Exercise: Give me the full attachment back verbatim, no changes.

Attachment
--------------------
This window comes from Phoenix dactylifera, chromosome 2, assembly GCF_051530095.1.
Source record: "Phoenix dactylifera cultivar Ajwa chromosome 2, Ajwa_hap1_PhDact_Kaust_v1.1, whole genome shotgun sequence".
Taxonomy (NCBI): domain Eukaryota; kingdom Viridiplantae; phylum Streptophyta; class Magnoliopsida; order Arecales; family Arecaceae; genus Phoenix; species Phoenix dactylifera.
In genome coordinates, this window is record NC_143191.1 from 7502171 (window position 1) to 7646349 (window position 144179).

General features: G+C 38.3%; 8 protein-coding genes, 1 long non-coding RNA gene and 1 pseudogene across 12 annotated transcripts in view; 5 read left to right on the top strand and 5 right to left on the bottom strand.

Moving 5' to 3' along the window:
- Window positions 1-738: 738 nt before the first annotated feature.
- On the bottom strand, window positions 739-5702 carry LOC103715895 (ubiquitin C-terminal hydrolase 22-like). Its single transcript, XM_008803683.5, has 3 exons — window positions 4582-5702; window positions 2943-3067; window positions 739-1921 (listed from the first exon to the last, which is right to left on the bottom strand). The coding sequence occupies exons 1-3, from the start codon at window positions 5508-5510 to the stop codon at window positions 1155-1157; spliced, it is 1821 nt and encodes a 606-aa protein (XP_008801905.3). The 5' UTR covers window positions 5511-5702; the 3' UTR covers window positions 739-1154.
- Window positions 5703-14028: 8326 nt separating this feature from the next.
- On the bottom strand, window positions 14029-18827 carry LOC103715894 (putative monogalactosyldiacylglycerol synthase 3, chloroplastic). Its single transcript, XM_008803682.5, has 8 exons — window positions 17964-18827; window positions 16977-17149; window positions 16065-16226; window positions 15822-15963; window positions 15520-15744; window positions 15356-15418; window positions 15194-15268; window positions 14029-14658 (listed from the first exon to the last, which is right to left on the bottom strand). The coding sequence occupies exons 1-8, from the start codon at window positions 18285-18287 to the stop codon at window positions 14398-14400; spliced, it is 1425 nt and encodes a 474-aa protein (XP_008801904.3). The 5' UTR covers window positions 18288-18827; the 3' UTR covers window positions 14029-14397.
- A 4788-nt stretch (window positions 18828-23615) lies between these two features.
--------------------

This window comes from Phoenix dactylifera, chromosome 2, assembly GCF_051530095.1.
Source record: "Phoenix dactylifera cultivar Ajwa chromosome 2, Ajwa_hap1_PhDact_Kaust_v1.1, whole genome shotgun sequence".
Taxonomy (NCBI): domain Eukaryota; kingdom Viridiplantae; phylum Streptophyta; class Magnoliopsida; order Arecales; family Arecaceae; genus Phoenix; species Phoenix dactylifera.
In genome coordinates, this window is record NC_143191.1 from 7502171 (window position 1) to 7646349 (window position 144179).

General features: G+C 38.3%; 8 protein-coding genes, 1 long non-coding RNA gene and 1 pseudogene across 12 annotated transcripts in view; 5 read left to right on the top strand and 5 right to left on the bottom strand.

Moving 5' to 3' along the window:
- Window positions 1-738: 738 nt before the first annotated feature.
- On the bottom strand, window positions 739-5702 carry LOC103715895 (ubiquitin C-terminal hydrolase 22-like). Its single transcript, XM_008803683.5, has 3 exons — window positions 4582-5702; window positions 2943-3067; window positions 739-1921 (listed from the first exon to the last, which is right to left on the bottom strand). The coding sequence occupies exons 1-3, from the start codon at window positions 5508-5510 to the stop codon at window positions 1155-1157; spliced, it is 1821 nt and encodes a 606-aa protein (XP_008801905.3). The 5' UTR covers window positions 5511-5702; the 3' UTR covers window positions 739-1154.
- Window positions 5703-14028: 8326 nt separating this feature from the next.
- On the bottom strand, window positions 14029-18827 carry LOC103715894 (putative monogalactosyldiacylglycerol synthase 3, chloroplastic). Its single transcript, XM_008803682.5, has 8 exons — window positions 17964-18827; window positions 16977-17149; window positions 16065-16226; window positions 15822-15963; window positions 15520-15744; window positions 15356-15418; window positions 15194-15268; window positions 14029-14658 (listed from the first exon to the last, which is right to left on the bottom strand). The coding sequence occupies exons 1-8, from the start codon at window positions 18285-18287 to the stop codon at window positions 14398-14400; spliced, it is 1425 nt and encodes a 474-aa protein (XP_008801904.3). The 5' UTR covers window positions 18288-18827; the 3' UTR covers window positions 14029-14397.
- A 4788-nt stretch (window positions 18828-23615) lies between these two features.